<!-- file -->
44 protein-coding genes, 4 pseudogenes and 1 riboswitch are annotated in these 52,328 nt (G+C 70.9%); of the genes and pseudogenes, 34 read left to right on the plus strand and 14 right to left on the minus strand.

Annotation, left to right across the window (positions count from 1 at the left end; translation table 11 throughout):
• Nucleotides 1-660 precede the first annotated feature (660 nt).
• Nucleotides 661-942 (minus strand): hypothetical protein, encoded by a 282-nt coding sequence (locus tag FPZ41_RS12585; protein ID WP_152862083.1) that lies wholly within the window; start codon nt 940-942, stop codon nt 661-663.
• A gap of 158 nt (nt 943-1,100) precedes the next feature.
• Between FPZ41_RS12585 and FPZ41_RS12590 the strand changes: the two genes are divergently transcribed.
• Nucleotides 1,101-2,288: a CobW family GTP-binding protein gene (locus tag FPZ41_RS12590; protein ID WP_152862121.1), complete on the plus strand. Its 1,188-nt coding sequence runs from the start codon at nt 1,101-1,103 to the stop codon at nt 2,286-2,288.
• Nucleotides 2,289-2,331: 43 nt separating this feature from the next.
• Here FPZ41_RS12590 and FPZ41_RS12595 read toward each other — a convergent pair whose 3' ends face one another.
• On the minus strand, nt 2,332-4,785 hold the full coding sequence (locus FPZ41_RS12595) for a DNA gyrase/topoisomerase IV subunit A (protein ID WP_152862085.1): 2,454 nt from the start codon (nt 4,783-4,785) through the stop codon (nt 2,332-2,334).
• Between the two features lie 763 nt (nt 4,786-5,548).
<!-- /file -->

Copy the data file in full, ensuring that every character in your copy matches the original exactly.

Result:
44 protein-coding genes, 4 pseudogenes and 1 riboswitch are annotated in these 52,328 nt (G+C 70.9%); of the genes and pseudogenes, 34 read left to right on the plus strand and 14 right to left on the minus strand.

Annotation, left to right across the window (positions count from 1 at the left end; translation table 11 throughout):
• Nucleotides 1-660 precede the first annotated feature (660 nt).
• Nucleotides 661-942 (minus strand): hypothetical protein, encoded by a 282-nt coding sequence (locus tag FPZ41_RS12585; protein ID WP_152862083.1) that lies wholly within the window; start codon nt 940-942, stop codon nt 661-663.
• A gap of 158 nt (nt 943-1,100) precedes the next feature.
• Between FPZ41_RS12585 and FPZ41_RS12590 the strand changes: the two genes are divergently transcribed.
• Nucleotides 1,101-2,288: a CobW family GTP-binding protein gene (locus tag FPZ41_RS12590; protein ID WP_152862121.1), complete on the plus strand. Its 1,188-nt coding sequence runs from the start codon at nt 1,101-1,103 to the stop codon at nt 2,286-2,288.
• Nucleotides 2,289-2,331: 43 nt separating this feature from the next.
• Here FPZ41_RS12590 and FPZ41_RS12595 read toward each other — a convergent pair whose 3' ends face one another.
• On the minus strand, nt 2,332-4,785 hold the full coding sequence (locus FPZ41_RS12595) for a DNA gyrase/topoisomerase IV subunit A (protein ID WP_152862085.1): 2,454 nt from the start codon (nt 4,783-4,785) through the stop codon (nt 2,332-2,334).
• Between the two features lie 763 nt (nt 4,786-5,548).